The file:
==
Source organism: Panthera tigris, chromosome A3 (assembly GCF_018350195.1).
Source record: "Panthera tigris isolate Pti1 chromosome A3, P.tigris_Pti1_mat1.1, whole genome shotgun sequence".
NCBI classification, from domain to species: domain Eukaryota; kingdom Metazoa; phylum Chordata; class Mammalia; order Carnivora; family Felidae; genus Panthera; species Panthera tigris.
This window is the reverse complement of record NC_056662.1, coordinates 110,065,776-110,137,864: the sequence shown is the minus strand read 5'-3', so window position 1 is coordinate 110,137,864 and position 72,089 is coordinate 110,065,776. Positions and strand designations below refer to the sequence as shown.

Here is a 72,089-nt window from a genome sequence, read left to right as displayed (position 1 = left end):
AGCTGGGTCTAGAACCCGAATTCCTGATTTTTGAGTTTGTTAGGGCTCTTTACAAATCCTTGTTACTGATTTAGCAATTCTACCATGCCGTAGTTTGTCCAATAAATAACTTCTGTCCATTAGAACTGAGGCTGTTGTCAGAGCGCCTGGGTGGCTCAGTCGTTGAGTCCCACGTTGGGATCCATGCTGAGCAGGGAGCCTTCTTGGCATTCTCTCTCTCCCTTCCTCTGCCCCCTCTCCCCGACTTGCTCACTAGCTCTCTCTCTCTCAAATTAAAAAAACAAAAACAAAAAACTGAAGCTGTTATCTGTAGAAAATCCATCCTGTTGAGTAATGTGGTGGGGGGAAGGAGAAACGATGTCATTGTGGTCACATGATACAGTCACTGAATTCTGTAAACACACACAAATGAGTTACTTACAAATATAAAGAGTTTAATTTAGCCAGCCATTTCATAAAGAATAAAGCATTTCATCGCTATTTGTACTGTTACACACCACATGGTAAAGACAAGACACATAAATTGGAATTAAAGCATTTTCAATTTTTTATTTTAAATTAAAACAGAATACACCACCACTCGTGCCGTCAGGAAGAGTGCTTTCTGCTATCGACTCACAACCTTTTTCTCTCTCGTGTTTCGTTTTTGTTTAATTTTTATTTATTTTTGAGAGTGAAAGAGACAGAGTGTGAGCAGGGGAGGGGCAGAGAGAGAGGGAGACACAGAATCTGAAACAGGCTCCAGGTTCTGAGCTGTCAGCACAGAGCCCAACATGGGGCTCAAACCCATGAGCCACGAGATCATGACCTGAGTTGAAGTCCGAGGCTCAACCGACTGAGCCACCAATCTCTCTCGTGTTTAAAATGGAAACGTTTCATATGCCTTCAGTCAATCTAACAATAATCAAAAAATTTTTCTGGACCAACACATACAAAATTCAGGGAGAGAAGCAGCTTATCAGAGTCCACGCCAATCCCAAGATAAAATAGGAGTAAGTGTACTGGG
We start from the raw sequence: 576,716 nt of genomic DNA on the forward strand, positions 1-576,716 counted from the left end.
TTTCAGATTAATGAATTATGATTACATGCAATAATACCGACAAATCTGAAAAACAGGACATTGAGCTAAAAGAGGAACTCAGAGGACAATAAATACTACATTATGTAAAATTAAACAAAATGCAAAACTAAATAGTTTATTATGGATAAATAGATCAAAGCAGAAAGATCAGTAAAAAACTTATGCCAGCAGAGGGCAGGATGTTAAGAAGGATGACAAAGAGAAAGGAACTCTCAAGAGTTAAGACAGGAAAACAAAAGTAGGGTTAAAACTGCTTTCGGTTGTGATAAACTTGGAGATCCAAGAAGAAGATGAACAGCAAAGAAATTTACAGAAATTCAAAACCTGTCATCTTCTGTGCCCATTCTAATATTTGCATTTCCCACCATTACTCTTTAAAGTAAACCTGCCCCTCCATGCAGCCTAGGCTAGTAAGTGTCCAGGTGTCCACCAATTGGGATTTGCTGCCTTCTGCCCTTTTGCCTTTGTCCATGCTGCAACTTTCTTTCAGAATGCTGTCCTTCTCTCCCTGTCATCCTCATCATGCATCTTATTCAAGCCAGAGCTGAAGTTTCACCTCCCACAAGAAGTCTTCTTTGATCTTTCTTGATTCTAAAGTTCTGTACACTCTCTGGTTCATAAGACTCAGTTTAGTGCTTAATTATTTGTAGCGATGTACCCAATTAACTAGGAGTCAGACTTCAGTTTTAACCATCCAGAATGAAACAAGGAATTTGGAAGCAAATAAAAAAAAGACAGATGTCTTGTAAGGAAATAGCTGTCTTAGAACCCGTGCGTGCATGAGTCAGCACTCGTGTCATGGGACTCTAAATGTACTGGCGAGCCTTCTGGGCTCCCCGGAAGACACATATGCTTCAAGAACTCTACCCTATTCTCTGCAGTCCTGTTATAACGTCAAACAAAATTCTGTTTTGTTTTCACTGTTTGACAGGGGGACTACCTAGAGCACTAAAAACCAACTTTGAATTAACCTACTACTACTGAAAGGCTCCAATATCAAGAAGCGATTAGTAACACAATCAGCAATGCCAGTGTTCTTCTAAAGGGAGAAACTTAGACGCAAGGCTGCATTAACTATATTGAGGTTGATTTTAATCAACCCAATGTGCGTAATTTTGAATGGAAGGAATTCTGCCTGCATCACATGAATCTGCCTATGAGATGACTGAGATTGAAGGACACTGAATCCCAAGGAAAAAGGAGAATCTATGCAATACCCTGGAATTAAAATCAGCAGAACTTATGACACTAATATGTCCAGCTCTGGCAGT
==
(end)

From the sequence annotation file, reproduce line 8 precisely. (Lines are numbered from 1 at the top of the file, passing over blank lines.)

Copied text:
TTTCAGATTAATGAATTATGATTACATGCAATAATACCGACAAATCTGAAAAACAGGACATTGAGCTAAAAGAGGAACTCAGAGGACAATAAATACTACATTATGTAAAATTAAACAAAATGCAAAACTAAATAGTTTATTATGGATAAATAGATCAAAGCAGAAAGATCAGTAAAAAACTTATGCCAGCAGAGGGCAGGATGTTAAGAAGGATGACAAAGAGAAAGGAACTCTCAAGAGTTAAGACAGGAAAACAAAAGTAGGGTTAAAACTGCTTTCGGTTGTGATAAACTTGGAGATCCAAGAAGAAGATGAACAGCAAAGAAATTTACAGAAATTCAAAACCTGTCATCTTCTGTGCCCATTCTAATATTTGCATTTCCCACCATTACTCTTTAAAGTAAACCTGCCCCTCCATGCAGCCTAGGCTAGTAAGTGTCCAGGTGTCCACCAATTGGGATTTGCTGCCTTCTGCCCTTTTGCCTTTGTCCATGCTGCAACTTTCTTTCAGAATGCTGTCCTTCTCTCCCTGTCATCCTCATCATGCATCTTATTCAAGCCAGAGCTGAAGTTTCACCTCCCACAAGAAGTCTTCTTTGATCTTTCTTGATTCTAAAGTTCTGTACACTCTCTGGTTCATAAGACTCAGTTTAGTGCTTAATTATTTGTAGCGATGTACCCAATTAACTAGGAGTCAGACTTCAGTTTTAACCATCCAGAATGAAACAAGGAATTTGGAAGCAAATAAAAAAAAGACAGATGTCTTGTAAGGAAATAGCTGTCTTAGAACCCGTGCGTGCATGAGTCAGCACTCGTGTCATGGGACTCTAAATGTACTGGCGAGCCTTCTGGGCTCCCCGGAAGACACATATGCTTCAAGAACTCTACCCTATTCTCTGCAGTCCTGTTATAACGTCAAACAAAATTCTGTTTTGTTTTCACTGTTTGACAGGGGGACTACCTAGAGCACTAAAAACCAACTTTGAATTAACCTACTACTACTGAAAGGCTCCAATATCAAGAAGCGATTAGTAACACAATCAGCAATGCCAGTGTTCTTCTAAAGGGAGAAACTTAGACGCAAGGCTGCATTAACTATATTGAGGTTGATTTTAATCAACCCAATGTGCGTAATTTTGAATGGAAGGAATTCTGCCTGCATCACATGAATCTGCCTATGAGATGACTGAGATTGAAGGACACTGAATCCCAAGGAAAAAGGAGAATCTATGCAATACCCTGGAATTAAAATCAGCAGAACTTATGACACTAATATGTCCAGCTCTGGCAGT